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JOHN ROZENTALS tries some fine wines from a Hunter Valley project based on true love.

July 20, 2018 Beverage, Headline News No Comments Email Email

I’m sure that Wendy Lawson, of the Hunter Valley’s Catherine Vale Wines, would rather forget January 2016.

Firstly, the wettest January in living memory made for one one of the most challenging vintages in the district.

Much more importantly from a personal perspective, Wendy lost Bill, her husband, to cancer.

They had created Catherine Vale very much together, starting in 1989 when they bought a property near Bulga, and looking at photos of them together, they were deeply in love.

I’m really not sure how the 2016 vintage was managed by Wendy, but with the help of friends, it was somehow managed.

Since then winemaking has been conducted by John Hordern, a very experienced hand at turning out some top wines in the Hunter Valley.

Catherine Vale is located in a gorgeous spot in the Wollombi Valley and it’s fitting that it continues to turn out some impressive wines indeed. The winery, incidentally, takes its name from Catherine Lyndsay Haydon, Bill’s very assertive aunt.


Catherine Vale 2017 Arneis ($20): A simple wine that deserves simple, but tasty, food. Serve with a bucket of prawns and a straight-forward seafood sauce. The wine has enough flavour to handle the prawns and enough acidity to cut through the sauce. Throw in half an avocado, some vinaigrette, a slice of sourdough toast and you have a feast. Aren’t simple flavours just so fabulous? Arneis, by the way, is an Italian white variety from Piedmont and is gaining increasing traction in Australian vineyards.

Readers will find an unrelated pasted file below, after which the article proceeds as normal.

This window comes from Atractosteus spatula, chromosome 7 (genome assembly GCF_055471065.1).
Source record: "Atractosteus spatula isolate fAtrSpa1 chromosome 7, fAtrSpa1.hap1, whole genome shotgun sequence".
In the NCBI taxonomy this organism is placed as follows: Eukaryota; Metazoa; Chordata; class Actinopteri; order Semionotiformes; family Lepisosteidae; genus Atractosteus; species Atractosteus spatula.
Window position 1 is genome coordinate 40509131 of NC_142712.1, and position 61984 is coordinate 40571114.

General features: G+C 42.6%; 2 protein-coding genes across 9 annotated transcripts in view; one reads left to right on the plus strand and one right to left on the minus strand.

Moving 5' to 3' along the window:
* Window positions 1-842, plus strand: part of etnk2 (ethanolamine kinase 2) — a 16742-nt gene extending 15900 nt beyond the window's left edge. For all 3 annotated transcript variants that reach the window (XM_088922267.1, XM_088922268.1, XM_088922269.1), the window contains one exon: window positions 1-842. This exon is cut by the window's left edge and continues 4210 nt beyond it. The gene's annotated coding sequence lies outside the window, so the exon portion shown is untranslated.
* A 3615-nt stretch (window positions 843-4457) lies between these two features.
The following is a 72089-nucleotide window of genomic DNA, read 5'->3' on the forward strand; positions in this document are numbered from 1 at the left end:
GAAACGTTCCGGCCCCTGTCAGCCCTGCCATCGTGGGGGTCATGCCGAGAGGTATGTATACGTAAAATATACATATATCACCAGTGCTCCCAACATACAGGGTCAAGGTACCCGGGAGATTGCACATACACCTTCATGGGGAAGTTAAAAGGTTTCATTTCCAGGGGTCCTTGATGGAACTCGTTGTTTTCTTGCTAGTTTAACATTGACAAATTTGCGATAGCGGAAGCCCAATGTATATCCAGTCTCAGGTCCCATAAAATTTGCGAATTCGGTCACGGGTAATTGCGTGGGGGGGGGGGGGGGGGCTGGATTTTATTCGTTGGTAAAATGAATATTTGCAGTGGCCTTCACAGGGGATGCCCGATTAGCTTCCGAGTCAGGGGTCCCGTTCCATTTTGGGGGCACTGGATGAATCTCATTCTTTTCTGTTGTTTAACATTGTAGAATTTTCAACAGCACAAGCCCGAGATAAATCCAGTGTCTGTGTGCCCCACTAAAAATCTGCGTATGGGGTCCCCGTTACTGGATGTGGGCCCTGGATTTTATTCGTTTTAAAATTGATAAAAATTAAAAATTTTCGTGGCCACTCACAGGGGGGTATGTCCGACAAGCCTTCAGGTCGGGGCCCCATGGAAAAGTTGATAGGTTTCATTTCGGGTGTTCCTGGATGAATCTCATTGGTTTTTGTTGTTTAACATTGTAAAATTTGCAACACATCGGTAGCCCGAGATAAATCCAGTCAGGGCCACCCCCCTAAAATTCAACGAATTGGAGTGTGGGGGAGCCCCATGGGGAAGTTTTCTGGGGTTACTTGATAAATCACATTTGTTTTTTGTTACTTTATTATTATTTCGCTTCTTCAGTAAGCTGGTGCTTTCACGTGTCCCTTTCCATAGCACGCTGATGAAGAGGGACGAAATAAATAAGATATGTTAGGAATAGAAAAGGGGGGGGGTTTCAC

Catherine Vale 2017 Winifred Barbera ($28): Barbera is another variety from Italy’s Piedmont district, though in this case red and much better known to Australian consumers. A perfect medium-bodied pizza-and-pasta dry red. Take a bottle to the local bistro — or, better still, serve it on the kitchen bench — and enjoy with a bowl of spag bol. It’s fresh and light-to-medium-bodied and ideal for washing down this sort of food.


Windowrie 2016 Family Reserve Shiraz ($35): “Our ambition is to be one of the top shiraz winemakers in NSW,” says Anthony D’Onise, winemaker at Canowindra-based Windowrie. Taking this premium shiraz as an example, he’s not far off that target. The wine certainly reflects vineyard and winery efforts to increase the depth of flavour in the Family Reserve range. It’s a fresh, juicy modern style of medium-bodied shiraz ideally suited to red-meat dishes.

Written by John Rozentals

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